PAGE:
1812_header.gif (27383 bytes)


Constitution and Java

By Jim Mathews

Upon the victory which graced the action of the USS Constitution against HMS Guerriere, Captain Hull relinquished command of the "Constitution" to Captain Bainbridge. After a short refit the "Constitution" and "Hornet" left Boston on the 26th of October, 1812 and shaped their course at once for the south. "Hornet" was assigned to blockade duty at the port of San Salvadore on the coast of Brazil to prevent the departure of a British warship HMS Bonne Citoyenne (18) which was in that port with a cargo of specie for England.

"Constitution" continued her cruise alone and she had not far to go in order to find an enemy well worthy of her metal. Three days after parting with the "Hornet," two sail were made, well inshore. One of the vessels so sighted seemed to make for the land, as though anxious to avoid the American ship; while the other came about, and made her course boldly toward the "Constitution."

It was about nine o'clock on a bright December morning that the "Constitution" encountered the strange vessel, which bore down upon her. A light breeze sufficient to enable both vessels to maneuver, was blowing, but the surface of the ocean was as placid as a lake in the summer. The build of the stranger left no doubt of her warlike character, and the bold manner in which she sought the meeting with the American ship convinced Captain Bainbridge that he had fallen in with an enemy. The "Constitution" did not for a time meet the enemy's advances in kind. Back of the advancing frigate could be seen the low, dark coastline of Brazil, into whose neutral waters the Englishman could retreat, and thus gain protection, if the conflict would seem to go against him. Bainbridge determined that the coming battle should be fought beyond the possibility of escape for the vanquished, and therefore gradually drew away as the stranger came on. By noon the two ships were close enough together for their flags to be seen, and Bainbridge set his colors, and displayed private signals. The enemy did the same and though his signals were unintelligible, the flag that fluttered at the masthead was clearly the flag of Great Britain. Bainbridge continued his retreat for an hour longer, then being far enough from land, took in his mainsail and royals, and tacked towards the Englishman.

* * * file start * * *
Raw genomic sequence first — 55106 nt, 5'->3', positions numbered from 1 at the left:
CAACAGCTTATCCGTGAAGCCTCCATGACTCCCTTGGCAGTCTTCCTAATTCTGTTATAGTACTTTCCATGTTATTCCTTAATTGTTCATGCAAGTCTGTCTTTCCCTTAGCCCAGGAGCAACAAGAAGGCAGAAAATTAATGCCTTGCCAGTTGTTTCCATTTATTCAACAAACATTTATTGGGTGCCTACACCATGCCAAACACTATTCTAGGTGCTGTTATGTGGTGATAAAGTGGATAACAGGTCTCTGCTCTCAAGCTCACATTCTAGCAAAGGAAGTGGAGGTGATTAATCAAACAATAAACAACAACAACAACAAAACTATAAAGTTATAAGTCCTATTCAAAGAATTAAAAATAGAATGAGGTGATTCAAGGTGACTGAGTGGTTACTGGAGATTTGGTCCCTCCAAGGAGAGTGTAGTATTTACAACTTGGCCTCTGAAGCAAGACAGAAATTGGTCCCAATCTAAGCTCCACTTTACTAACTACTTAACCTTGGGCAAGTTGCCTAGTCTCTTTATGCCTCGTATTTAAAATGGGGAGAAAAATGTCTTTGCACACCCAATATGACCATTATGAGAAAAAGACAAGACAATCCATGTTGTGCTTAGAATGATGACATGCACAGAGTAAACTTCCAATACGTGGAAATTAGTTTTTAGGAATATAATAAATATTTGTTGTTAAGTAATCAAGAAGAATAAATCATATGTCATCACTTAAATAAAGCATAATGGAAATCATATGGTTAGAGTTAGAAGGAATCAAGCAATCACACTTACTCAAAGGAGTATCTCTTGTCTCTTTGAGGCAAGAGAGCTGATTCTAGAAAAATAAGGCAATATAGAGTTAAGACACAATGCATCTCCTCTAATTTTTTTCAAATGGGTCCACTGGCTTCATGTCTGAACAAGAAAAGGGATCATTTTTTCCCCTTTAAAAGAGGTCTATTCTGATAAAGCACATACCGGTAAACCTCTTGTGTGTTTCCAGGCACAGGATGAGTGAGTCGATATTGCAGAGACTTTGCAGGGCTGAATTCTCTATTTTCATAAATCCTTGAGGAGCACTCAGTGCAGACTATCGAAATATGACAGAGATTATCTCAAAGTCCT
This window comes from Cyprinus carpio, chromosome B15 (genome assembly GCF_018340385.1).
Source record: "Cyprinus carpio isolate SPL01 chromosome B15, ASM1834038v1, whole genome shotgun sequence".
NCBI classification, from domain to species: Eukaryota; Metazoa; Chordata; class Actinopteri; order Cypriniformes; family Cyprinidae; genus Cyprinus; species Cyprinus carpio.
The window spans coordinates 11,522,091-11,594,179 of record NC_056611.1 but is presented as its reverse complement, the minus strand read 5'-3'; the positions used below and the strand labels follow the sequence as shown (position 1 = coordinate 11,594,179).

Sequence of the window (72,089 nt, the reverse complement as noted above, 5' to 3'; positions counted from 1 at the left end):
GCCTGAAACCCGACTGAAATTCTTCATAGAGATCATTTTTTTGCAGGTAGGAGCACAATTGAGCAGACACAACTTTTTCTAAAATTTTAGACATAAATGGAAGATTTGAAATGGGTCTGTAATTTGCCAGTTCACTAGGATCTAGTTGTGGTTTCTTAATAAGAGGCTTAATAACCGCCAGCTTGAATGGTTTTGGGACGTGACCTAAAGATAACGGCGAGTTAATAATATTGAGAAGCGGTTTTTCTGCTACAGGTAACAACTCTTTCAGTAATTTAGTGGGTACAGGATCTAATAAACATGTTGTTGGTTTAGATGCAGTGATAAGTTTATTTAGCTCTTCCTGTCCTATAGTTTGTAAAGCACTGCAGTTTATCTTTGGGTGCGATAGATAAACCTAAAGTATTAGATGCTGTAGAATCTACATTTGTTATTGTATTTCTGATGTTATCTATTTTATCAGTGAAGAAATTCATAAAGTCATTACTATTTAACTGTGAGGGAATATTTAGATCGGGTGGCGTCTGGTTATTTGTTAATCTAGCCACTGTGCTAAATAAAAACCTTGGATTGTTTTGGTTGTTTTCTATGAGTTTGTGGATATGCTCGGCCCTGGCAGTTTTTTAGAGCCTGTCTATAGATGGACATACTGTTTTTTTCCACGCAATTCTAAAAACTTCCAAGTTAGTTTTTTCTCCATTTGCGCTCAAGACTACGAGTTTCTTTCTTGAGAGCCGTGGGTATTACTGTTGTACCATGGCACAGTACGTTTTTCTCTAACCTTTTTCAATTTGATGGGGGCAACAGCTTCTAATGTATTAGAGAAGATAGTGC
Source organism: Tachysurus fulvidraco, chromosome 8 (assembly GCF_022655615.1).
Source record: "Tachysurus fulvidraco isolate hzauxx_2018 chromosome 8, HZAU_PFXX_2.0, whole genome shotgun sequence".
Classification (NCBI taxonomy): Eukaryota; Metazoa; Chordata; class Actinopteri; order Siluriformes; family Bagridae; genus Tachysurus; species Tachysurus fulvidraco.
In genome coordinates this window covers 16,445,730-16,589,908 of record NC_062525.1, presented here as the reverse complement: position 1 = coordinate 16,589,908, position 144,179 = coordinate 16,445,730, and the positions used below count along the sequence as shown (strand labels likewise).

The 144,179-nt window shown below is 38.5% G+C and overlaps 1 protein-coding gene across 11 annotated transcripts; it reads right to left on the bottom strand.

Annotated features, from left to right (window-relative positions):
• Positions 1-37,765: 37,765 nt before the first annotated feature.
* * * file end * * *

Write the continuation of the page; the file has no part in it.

By this time the strange sail which had been sighted in company with the English ship had disappeared. The low-lying coast of Brazil had sunk below the horizon. From the deck of "Constitution" nothing could be seen but a vast circle of placid water, and the English frigate about a mile away to the windward, bearing down to open the fight. The drums beat, and the crew went quietly to their quarters. This was no longer the raw, untrained crew that had joined the ship some months before. They were veterans now with the victory over the HMS Guerriere under their belts and fresh in their remembrance, and now animated with a desire to add to their trophies the strange vessel then in sight. As the enemy, which proved to be the HMS Java (38), Captain Lambert, drew nearer, she hauled down her colors leaving only the jack flying.

The Englishman's action in hauling down his ensigns puzzled Captain Bainbridge, who sent a shot as an order that they be raised again. The response came in the form of a heavy broadside, and the action opened.

uss_const_snipers.gif (44765 bytes)

In the light wind that was blowing, the enemy proved the better sailer, and soon forged ahead. His object was to cross the bows of the American ship and get in a raking broadside,----the end aim of most of the naval maneuvering of the day------with his main battery of 18 pound long guns. By skilful handling of his vessel, Bainbridge avoided the Englishman's intent; and the fight continued broadside to broadside.